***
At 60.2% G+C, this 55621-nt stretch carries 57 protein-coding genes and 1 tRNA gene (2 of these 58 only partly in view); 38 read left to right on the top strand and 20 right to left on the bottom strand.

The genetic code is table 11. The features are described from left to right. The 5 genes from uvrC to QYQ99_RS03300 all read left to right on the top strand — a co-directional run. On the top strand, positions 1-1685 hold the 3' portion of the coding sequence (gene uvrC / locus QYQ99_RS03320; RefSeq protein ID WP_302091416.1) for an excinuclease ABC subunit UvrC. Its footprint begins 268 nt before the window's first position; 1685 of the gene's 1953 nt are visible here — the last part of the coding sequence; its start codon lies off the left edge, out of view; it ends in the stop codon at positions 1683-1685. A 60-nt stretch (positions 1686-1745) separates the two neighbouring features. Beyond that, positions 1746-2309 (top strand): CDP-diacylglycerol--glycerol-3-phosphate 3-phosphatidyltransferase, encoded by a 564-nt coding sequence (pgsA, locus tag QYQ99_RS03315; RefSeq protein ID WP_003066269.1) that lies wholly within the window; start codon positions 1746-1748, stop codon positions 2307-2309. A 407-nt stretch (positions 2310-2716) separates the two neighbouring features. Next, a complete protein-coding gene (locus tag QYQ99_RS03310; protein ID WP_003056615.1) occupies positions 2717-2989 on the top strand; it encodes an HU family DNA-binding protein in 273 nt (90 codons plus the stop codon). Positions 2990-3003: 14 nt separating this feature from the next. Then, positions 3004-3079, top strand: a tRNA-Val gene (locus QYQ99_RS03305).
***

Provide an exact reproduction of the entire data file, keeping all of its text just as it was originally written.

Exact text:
At 60.2% G+C, this 55621-nt stretch carries 57 protein-coding genes and 1 tRNA gene (2 of these 58 only partly in view); 38 read left to right on the top strand and 20 right to left on the bottom strand.

The genetic code is table 11. The features are described from left to right. The 5 genes from uvrC to QYQ99_RS03300 all read left to right on the top strand — a co-directional run. On the top strand, positions 1-1685 hold the 3' portion of the coding sequence (gene uvrC / locus QYQ99_RS03320; RefSeq protein ID WP_302091416.1) for an excinuclease ABC subunit UvrC. Its footprint begins 268 nt before the window's first position; 1685 of the gene's 1953 nt are visible here — the last part of the coding sequence; its start codon lies off the left edge, out of view; it ends in the stop codon at positions 1683-1685. A 60-nt stretch (positions 1686-1745) separates the two neighbouring features. Beyond that, positions 1746-2309 (top strand): CDP-diacylglycerol--glycerol-3-phosphate 3-phosphatidyltransferase, encoded by a 564-nt coding sequence (pgsA, locus tag QYQ99_RS03315; RefSeq protein ID WP_003066269.1) that lies wholly within the window; start codon positions 1746-1748, stop codon positions 2307-2309. A 407-nt stretch (positions 2310-2716) separates the two neighbouring features. Next, a complete protein-coding gene (locus tag QYQ99_RS03310; protein ID WP_003056615.1) occupies positions 2717-2989 on the top strand; it encodes an HU family DNA-binding protein in 273 nt (90 codons plus the stop codon). Positions 2990-3003: 14 nt separating this feature from the next. Then, positions 3004-3079, top strand: a tRNA-Val gene (locus QYQ99_RS03305).